The victory was, in truth, just rewards for a side that – after an initial wobble – rarely looked back. A richly deserved trophy for a team which played attacking, expansive football, for players who all skipped to the same beat. Players who were united by their desire to succeed.
Not that they had it all their own way. Indeed, after losing 1-0 to Qatar in their opening Group A match an air of despondency had descended on the White Wolves.
The defeat hit them hard and left many neutral observers wondering if Ravshan Khaydarov’s charges really had what it took to become champions.
“After we lost the opening match (against Qatar), not many people thought we would succeed, but those closest to us definitely did,” Uzbek ace Odiljon Xamrobekov, the tournament’s Most Valuable Player, would later tell reporters.
As it transpired, in the wake of their loss, Uzbekistan were impressively quick to prove their doubters wrong.
On Matchday Two, Khojiakbar Alijonov scored the decisive goal in a 1-0 win over host nation China PR, before a similar scoreline against West Asian opponents Oman saw a suddenly resurgent Uzbekistan finish second in the group behind the table-topping Qataris.
Having secured their place in the knockout phase, what followed next only served to emphatically underline the crucial momentum Uzbekistan were gathering.
Four goals in the space of 16 minutes ensured a sumptuous 4-0 success against 2016 winners Japan in the quarter-finals, while vital extra-time strikes from Azizjon Ganiev, Jasurbek Yakhshiboev and Akramjon Komilov duly completed a 4-1 defeat of Korea Republic in the last four.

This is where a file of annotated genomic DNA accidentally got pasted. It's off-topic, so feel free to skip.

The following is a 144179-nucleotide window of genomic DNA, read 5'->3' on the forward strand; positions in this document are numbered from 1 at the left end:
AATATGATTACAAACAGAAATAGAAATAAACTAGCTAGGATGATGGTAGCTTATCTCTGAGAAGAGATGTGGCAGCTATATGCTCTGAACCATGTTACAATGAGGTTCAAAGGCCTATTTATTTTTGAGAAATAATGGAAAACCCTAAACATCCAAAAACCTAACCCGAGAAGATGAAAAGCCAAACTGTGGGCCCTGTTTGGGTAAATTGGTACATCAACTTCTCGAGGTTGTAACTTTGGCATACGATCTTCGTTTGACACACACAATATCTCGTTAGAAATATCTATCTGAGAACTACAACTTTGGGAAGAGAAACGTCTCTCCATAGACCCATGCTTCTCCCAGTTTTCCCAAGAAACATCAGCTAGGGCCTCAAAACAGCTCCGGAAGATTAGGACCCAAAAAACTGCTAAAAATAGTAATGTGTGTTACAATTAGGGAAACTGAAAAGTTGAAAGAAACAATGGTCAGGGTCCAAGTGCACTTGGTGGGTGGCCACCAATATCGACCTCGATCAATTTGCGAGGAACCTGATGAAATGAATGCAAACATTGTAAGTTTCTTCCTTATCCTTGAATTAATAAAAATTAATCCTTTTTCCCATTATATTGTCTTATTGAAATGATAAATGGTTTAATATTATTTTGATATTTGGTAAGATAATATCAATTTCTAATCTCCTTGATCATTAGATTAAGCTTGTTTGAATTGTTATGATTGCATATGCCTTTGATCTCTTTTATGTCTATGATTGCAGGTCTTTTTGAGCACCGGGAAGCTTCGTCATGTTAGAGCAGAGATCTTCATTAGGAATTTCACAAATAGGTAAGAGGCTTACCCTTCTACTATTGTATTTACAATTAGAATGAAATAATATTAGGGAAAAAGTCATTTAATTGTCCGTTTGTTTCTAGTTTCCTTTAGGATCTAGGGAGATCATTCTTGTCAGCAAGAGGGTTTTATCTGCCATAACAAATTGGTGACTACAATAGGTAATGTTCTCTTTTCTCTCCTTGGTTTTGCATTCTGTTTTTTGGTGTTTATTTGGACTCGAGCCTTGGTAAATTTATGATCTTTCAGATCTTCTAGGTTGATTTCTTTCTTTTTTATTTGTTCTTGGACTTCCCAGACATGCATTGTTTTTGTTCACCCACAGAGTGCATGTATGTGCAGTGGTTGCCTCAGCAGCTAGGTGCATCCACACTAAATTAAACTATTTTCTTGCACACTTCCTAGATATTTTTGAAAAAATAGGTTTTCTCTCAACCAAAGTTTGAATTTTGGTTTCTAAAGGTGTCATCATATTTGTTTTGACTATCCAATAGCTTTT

Uzbekistan were through to the final.
Facing them in the title showdown, however, were a Vietnam outfit who themselves had earned plaudits galore for their performances in China. It would prove to be yet another tough test for Uzbekistan.
With all to play for, it was Uzbekistan who controlled the early proceedings, and they duly took the lead on eight minutes when a poorly marked Rustamjon Ashurmatov stooped to head home Dostonbek Khamdamov’s outswinging corner.
In decidedly wintry conditions at the Changzhou Olympic Sports Center, Uzbekistan continued to press after the breakthrough, as both a Javokhir Sidikov header and Khamdamov’s effort from 20 yards forced Vietnam goalkeeper Bui Tien Dung into smart saves.
Despite struggling to fully impose themselves on the game, Vietnam briefly threatened to restore parity shortly after the half-hour mark when Pham Xuan Manh’s excellent cross narrowly eluded the onrushing Phan Vanh Duc and Nguyen Quang Hai.
However, after seeing Ganiev fire narrowly over, Vietnam were to draw level on the stroke of half-time. Nguyen Cong Phuong was brought down on the edge of the area, and from the resulting free-kick Quang Hai superbly curled the ball past the despairing dive of Botirali Ergashev to register his fifth goal of the tournament.
After a delayed restart to allow a layer of snow to be removed from the pitch, Uzbekistan were the first to shine once again, this time 2015 AFC Young Player of the Year Khamdamov stinging the palms of Tien Dung courtesy of a 48th minute long-range drive.
Moments later, Tien Dung, the hero of Vietnam’s semi-final win over Iraq, reacted well to deny Sidikov from six yards, before inspirational Uzbekistan captain Zabikhillo Urinboev fizzed a shot wide of the left-hand upright on 70 minutes.
In the last meaningful action of normal time, Urinboev could, and very possibly should, have won the match for his side, but the striker inexplicably lashed his attempt from eight yards over the bar after Tien Dung had parried Komilov’s cross into his path.
Urinboev’s miss was to matter little in the end though, as Sidorov applied the finishing touch to another pinpoint Khamdamov corner to seal the title for Uzbekistan amid delirious scenes of celebration.
It was, truly, a magical moment.